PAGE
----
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Phil Currie's lecture

To: dinosaur@usc.edu
From: Ben Creisler (bh480@scn.org)
Subject: Phil Currie's lecture

Here are a few highlights of Phil Currie's recent lecture
in Seattle (5-24-99)--some items have been mentioned
in passing in Mailing List correspondence if I'm not
mistaken, but I hope a few at least will be fresh to somebody.

Sinosauropteryx "liver" really a cement stain
Phil was particularly scathing about a certain group
of researchers (whom he refused to name) who published
an article about the innards of Sinosauropteryx without
having seen the actual specimens. The dark stain that
supposedly represented the animal's liver turns out to
be a modern artifact left when cement was rather crudely used
to reattach bits of the fossil that had flaked loose--a close-up
slide clearly showed a normal-colored piece with a
somewhat ragged edge glued over the irregular dark spot.

Feather halos on Liaoning fossils
Phil also demolished claims that the feather-like features
that were preserved around Sinosauropteryx were remains
of a lizard-like dermal frill supposedly running along the
the animals midline. In fact, the skull is crushed so that
both eye sockets are visible and the roof of the skull
is flattened out--the dark halo is clearly NOT originating
along the midline of the skull. Instead that halo is
striking similar to the feather halo around Confuciusornis
specimens. In that case, the dark halos were left after
the animals bodied decayed, destroying the feathers
in direct contact with the body, leaving only the bones
and the trace of feathers that lay away from the body
on the substrate. Apparently the same process occurred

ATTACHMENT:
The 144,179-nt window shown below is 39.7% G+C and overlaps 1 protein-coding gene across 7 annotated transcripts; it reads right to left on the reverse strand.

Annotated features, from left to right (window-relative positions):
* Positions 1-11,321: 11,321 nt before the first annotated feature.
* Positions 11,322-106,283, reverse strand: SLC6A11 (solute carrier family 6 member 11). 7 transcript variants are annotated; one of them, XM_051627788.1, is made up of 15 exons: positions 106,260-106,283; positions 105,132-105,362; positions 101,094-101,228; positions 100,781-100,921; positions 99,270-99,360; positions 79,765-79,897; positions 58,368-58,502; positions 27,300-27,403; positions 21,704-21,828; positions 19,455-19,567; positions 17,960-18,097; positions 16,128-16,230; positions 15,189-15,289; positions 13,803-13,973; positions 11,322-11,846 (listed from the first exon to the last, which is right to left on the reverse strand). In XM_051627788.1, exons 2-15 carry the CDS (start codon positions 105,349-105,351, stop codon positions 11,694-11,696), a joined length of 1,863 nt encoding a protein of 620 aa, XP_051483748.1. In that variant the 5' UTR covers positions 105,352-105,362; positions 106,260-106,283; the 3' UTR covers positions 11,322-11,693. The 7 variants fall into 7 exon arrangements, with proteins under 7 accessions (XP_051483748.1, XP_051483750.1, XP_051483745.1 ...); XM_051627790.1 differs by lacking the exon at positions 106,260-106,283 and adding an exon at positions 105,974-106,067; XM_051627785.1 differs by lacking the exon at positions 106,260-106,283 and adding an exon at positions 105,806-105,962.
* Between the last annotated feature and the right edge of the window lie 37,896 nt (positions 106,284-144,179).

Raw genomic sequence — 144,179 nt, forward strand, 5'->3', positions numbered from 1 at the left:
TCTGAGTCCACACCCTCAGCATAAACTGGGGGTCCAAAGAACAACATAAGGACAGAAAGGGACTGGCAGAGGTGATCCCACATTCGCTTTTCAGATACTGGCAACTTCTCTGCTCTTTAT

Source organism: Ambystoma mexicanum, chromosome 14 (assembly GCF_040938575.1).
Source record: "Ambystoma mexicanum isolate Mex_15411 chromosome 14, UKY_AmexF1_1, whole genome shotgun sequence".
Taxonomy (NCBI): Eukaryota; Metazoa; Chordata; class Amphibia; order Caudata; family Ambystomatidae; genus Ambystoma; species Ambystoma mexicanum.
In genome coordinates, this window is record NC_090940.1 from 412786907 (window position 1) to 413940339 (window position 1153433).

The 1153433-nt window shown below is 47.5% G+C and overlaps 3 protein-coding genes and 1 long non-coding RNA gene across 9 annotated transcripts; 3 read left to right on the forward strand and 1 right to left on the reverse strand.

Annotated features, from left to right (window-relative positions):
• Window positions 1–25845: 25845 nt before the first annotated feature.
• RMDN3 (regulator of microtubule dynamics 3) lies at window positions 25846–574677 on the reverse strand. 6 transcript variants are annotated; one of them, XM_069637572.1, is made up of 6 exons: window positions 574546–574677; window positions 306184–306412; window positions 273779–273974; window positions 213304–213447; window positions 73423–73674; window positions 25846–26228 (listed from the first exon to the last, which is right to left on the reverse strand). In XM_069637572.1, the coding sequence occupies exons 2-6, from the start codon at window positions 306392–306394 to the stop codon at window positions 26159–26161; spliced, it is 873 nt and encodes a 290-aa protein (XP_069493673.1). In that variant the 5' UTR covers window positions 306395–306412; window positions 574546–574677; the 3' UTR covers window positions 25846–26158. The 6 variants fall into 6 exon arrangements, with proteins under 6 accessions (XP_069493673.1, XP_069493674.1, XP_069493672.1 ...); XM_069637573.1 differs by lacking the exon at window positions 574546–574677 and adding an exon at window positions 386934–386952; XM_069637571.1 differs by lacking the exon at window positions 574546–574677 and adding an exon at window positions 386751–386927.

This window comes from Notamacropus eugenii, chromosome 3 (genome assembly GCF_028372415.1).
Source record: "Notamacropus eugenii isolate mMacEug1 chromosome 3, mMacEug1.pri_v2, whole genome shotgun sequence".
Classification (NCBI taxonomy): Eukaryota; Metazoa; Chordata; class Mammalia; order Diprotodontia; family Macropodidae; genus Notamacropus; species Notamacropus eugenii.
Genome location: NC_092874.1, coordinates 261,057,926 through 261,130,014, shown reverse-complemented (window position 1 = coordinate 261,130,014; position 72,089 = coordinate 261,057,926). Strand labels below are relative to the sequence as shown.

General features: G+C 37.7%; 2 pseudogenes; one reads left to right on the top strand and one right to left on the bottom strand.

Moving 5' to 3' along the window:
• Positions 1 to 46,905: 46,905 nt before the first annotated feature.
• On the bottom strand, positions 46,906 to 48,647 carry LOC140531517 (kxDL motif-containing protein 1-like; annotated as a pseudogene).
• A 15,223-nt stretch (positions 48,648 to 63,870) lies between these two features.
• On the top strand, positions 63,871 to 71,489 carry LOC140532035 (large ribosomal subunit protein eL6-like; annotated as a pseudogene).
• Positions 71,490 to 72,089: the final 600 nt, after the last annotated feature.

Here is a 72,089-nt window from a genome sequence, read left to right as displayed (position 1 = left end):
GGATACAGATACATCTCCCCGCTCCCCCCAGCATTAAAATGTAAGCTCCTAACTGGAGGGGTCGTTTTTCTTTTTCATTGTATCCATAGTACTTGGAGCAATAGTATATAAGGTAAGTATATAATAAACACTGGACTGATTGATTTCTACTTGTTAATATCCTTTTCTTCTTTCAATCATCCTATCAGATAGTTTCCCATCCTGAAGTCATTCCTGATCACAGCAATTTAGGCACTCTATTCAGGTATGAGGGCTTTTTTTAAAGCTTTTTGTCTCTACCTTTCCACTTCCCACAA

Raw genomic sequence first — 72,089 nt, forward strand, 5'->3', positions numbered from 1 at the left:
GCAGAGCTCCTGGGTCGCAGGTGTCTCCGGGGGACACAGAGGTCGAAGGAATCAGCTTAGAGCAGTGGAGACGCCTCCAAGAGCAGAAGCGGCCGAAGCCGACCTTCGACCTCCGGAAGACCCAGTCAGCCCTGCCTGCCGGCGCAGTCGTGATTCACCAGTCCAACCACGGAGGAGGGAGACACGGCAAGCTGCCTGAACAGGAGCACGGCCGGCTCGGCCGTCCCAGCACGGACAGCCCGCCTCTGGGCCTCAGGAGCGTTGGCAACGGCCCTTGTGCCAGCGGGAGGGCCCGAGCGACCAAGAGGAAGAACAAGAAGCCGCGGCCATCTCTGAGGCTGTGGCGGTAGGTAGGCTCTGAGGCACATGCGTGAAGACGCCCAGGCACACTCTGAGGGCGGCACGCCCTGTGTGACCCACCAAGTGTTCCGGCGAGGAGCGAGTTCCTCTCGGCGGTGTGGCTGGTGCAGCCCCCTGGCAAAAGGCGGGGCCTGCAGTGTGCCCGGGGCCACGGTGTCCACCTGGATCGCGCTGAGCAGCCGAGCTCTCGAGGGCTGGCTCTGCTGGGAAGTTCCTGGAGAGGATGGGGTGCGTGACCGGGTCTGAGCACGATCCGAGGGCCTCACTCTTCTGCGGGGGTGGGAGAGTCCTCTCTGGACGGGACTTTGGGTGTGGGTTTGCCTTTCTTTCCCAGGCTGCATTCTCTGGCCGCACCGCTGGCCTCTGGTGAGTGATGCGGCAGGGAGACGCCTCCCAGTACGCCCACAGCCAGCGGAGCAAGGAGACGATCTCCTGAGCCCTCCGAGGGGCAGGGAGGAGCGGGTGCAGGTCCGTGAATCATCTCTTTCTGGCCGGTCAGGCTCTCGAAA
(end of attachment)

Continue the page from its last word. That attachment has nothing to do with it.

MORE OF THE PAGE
with the Sinosauropteryx specimens.

Burrowing Protoceratops
Phil doesn't buy the recently proposed "wet sand" theory
of how Mongolian dinosaurs were buried intact. Instead
of water-logged sand forming fast-moving, muddy slurries,
sand storms or a dry collapse seem more likely based on
his observations.
He also thinks Protoceratops may have been a burrowing
animal since specimens have been found with the tail curled
under--the critters may have burrowing deep into the sand
to get out the heat when the side of the dune slipped,
covering their heads and smothering those who could not
dig themselves out.

Feather Dinosaurs to be displayed at Tyrrell through summer.
Some of the specimens recently shown on the East Coast
will be on display at the Tyrrell Museum outside Drumheller
this summer, including Sinosauropteryx, Confuciusornis
and Caudipteryx.
There are still very tentative plans for some of the specimens
to be shown in Seattle some time in the future but I'm not
getting my hopes up too high at the moment.

"Dorf" confuciusornithids
Among the topics Phil discussed at the reception after his Seattle
lecture were the enterprising locals who have been unearthing all those
amazing fossils around Liaoning. It seems that nature's abundance
simply can't meet the world market demand--so fresh, NEWLY made
fossils have begun appearing.
On a recent trip to China, Phil was presented with an
amazing specimen that took a moment to grasp--an ancient bird with
metatarsals that articulated directly with the end of the femur!
Since this fossil undoubtedly represents a new taxon, I might
suggest the name Dorfornis, after Tim Conway's "Dorf" character--the
dorky guy who appears to have legs that end at the knee and stars
in brainless golf and fishing videos that are heavily advertised on cable TV.
I wonder who's been buying these....the fossils I mean.